Cablegate: Scenesetter for Codel Hastings

DE RUEHRB #1100/01 3301409
O 251409Z NOV 08




E.O. 12958: N/A


1. (SBU) Representative Hastings, my staff and I warmly
welcome your visit. As you are aware, Morocco is a member of
the OSCE Mediterranean Partnership and has hosted OSCE
meetings in Rabat, but there is potential for more
engagement. Morocco has given us exemplary cooperation in
the struggle against terrorism and it serves as a regional
model for economic change and democratic reform. Our
military and political cooperation is growing, and as a
result, Morocco has been designated as a "Major Non-NATO
Ally." Morocco also maintains low-key contacts with Israel
due in part to the many Israelis of Moroccan origin.
Morocco's principal foreign tie is with Europe and has
advanced status with the European Union (EU). Morocco is one
of our strongest allies in the Broader Middle East and North
Africa (BMENA) region, and its top priority is U.S. support
for its position on the Western Sahara territorial dispute
and for integration in North Africa.

2. (SBU) Since your last visit in 2004, Morocco has remained
a country "on the move", in the throes, albeit unevenly, of
change and reform. Economic growth has averaged about six
percent per year and investment, tourism and remittances have
boomed, although they could be threatened by the downturn in
Europe. Slums are coming down, and according to official
statistics, so is unemployment. Freedom of the press has
expanded to a level not seen here ever before and beyond the
rest of the region, but there are still some restrictions,
and those who challenge them can suffer heavy fines, libel
judgments and more rarely, jail. Political freedoms have
grown as well, although they remain constrained by a system
with roots going back hundreds of years. Neither the
Parliament nor the 33 political parties with seats in it have
much power. Most voters stayed away from the last
parliamentary election, in 2007, which saw the first
international observation ever, largely achieved and funded
by the USG. (The OSCE indicated it did not have enough
notice to participate.) Additional reforms could lead to
democracy, but, with stability a priority, it could take
decades. End Summary.

External Issues

3. (SBU) OSCE: Morocco maintains a limited but growing role
as a Mediterranean Partner for Cooperation with the
Organization for Security and Cooperation in Europe (OSCE).
Both the executive and legislative branches of government
have participated in OSCE meetings and activities at high
levels. At the November 2007 OSCE Ministerial in Madrid, the
Moroccan representative reiterated the Government of
Morocco's (GOM's) commitment to partnership with the OSCE,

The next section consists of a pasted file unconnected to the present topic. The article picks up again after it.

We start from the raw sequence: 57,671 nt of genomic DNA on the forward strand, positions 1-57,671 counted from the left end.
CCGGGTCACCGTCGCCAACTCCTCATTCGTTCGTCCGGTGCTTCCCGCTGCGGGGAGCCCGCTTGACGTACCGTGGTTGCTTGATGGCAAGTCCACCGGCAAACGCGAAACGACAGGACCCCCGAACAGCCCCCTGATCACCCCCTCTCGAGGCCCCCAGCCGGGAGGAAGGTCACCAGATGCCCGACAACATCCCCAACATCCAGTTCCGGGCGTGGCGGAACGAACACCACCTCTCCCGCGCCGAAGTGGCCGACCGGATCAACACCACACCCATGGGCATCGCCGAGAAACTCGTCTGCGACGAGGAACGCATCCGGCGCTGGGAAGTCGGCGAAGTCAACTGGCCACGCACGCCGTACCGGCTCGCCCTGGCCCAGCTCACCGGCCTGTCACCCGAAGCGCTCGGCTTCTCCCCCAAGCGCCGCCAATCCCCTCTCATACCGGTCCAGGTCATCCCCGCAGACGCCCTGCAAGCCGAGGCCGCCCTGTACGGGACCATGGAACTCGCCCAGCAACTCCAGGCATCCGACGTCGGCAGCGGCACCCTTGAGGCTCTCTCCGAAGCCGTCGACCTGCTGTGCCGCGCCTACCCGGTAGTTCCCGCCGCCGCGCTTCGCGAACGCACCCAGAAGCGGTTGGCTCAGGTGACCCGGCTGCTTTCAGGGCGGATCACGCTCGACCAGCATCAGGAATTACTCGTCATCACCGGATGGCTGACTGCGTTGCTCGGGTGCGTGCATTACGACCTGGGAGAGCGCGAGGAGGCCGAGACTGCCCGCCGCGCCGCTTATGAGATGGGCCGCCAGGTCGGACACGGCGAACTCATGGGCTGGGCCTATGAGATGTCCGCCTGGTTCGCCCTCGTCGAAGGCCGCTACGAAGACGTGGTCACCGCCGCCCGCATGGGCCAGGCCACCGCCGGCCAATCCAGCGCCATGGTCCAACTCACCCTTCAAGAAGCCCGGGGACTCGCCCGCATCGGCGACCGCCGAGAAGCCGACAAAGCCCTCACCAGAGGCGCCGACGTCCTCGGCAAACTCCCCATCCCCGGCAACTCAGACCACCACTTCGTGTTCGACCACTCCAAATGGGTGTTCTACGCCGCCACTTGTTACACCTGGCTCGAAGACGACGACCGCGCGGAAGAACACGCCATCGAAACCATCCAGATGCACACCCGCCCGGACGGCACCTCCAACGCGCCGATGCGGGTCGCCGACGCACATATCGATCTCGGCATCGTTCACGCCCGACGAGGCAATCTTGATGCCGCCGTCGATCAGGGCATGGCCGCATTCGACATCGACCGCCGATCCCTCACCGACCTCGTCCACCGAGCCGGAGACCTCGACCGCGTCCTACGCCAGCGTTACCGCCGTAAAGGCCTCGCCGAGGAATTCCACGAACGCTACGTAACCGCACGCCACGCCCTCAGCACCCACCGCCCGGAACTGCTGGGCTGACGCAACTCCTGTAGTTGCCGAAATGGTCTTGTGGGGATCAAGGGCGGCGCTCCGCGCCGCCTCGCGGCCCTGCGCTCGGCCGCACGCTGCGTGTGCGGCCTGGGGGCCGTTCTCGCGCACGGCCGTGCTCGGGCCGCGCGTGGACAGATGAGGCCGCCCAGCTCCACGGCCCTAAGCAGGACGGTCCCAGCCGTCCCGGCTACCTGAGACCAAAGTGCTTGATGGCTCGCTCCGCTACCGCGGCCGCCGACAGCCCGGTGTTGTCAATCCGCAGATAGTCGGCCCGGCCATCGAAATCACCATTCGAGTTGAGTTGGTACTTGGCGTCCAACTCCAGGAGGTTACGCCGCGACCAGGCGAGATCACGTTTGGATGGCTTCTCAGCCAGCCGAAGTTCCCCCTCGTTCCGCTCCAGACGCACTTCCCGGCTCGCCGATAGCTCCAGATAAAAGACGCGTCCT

particularly in combating terrorism, organized crime, illegal
migration and human trafficking. In December 2007, Morocco
and Spain co-hosted an OSCE/International Labor Organization
(ILO) seminar in Rabat to launch the Mediterranean edition of
the Handbook on Establishing Effective Labor Migration
Policies (with Israeli participation). Morocco hosted an
earlier Mediterranean Seminar in Rabat in 2005.

4. (SBU) OSCE Continued: More recently, OSCE Mediterranean
Partners for Cooperation Parliamentary Assembly President
Goran Lennmarker and Vice President Joao Soares visited
Morocco in April 2008 and met with the Speaker of the
parliament's lower house, other parliamentarians, the Foreign
Minister, and the President of the Consultative Council of
Human Rights. In October 2008, Morocco sent three
representatives to the Man-Portable Air Defense Systems
(MANPADS) conference in Vienna, where they discussed concerns
over the threat that MANPADS pose to the region and the

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movement of these weapons from conflict zones into the Sahara

5. (SBU) Regional Military and Political Engagement: The
GOM is also working toward a NATO Mediterranean Partnership
Agreement. In October, Morocco signed an Advanced Status
Agreement with the European Union, which could give Morocco
complete free market access to the European Economic Area
when finally implemented. It also provides for greater
co-ordination on other issues. This is a unique enhancement
of the Barcelona Process status, but many details will be
filled in only through the course of lengthy discussions.
Morocco also participates in French President Sarkozy's
nascent Mediterranean Union.

6. (SBU) Peacekeeping: The GOM has robust experience in the
realm of peacekeeping operations dating back to the 1960s.